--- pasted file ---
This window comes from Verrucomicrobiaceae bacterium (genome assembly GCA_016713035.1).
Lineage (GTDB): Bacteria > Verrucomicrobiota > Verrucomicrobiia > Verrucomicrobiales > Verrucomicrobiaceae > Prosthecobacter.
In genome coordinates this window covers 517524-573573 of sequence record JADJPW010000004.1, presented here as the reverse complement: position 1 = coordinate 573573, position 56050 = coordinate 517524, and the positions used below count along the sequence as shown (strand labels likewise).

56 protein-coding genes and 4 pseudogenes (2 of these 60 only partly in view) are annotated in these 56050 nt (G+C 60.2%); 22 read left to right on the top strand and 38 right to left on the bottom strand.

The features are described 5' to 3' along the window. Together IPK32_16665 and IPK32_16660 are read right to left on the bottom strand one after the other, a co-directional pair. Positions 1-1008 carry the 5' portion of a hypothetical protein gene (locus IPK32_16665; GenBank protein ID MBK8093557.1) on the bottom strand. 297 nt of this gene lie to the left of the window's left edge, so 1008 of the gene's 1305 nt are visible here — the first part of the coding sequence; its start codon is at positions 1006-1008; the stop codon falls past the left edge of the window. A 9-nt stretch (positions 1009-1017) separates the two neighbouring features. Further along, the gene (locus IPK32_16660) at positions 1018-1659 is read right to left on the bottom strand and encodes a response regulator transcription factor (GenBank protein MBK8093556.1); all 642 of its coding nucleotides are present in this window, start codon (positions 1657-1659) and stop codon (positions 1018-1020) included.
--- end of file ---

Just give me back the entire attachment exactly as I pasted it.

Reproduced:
This window comes from Verrucomicrobiaceae bacterium (genome assembly GCA_016713035.1).
Lineage (GTDB): Bacteria > Verrucomicrobiota > Verrucomicrobiia > Verrucomicrobiales > Verrucomicrobiaceae > Prosthecobacter.
In genome coordinates this window covers 517524-573573 of sequence record JADJPW010000004.1, presented here as the reverse complement: position 1 = coordinate 573573, position 56050 = coordinate 517524, and the positions used below count along the sequence as shown (strand labels likewise).

56 protein-coding genes and 4 pseudogenes (2 of these 60 only partly in view) are annotated in these 56050 nt (G+C 60.2%); 22 read left to right on the top strand and 38 right to left on the bottom strand.

The features are described 5' to 3' along the window. Together IPK32_16665 and IPK32_16660 are read right to left on the bottom strand one after the other, a co-directional pair. Positions 1-1008 carry the 5' portion of a hypothetical protein gene (locus IPK32_16665; GenBank protein ID MBK8093557.1) on the bottom strand. 297 nt of this gene lie to the left of the window's left edge, so 1008 of the gene's 1305 nt are visible here — the first part of the coding sequence; its start codon is at positions 1006-1008; the stop codon falls past the left edge of the window. A 9-nt stretch (positions 1009-1017) separates the two neighbouring features. Further along, the gene (locus IPK32_16660) at positions 1018-1659 is read right to left on the bottom strand and encodes a response regulator transcription factor (GenBank protein MBK8093556.1); all 642 of its coding nucleotides are present in this window, start codon (positions 1657-1659) and stop codon (positions 1018-1020) included.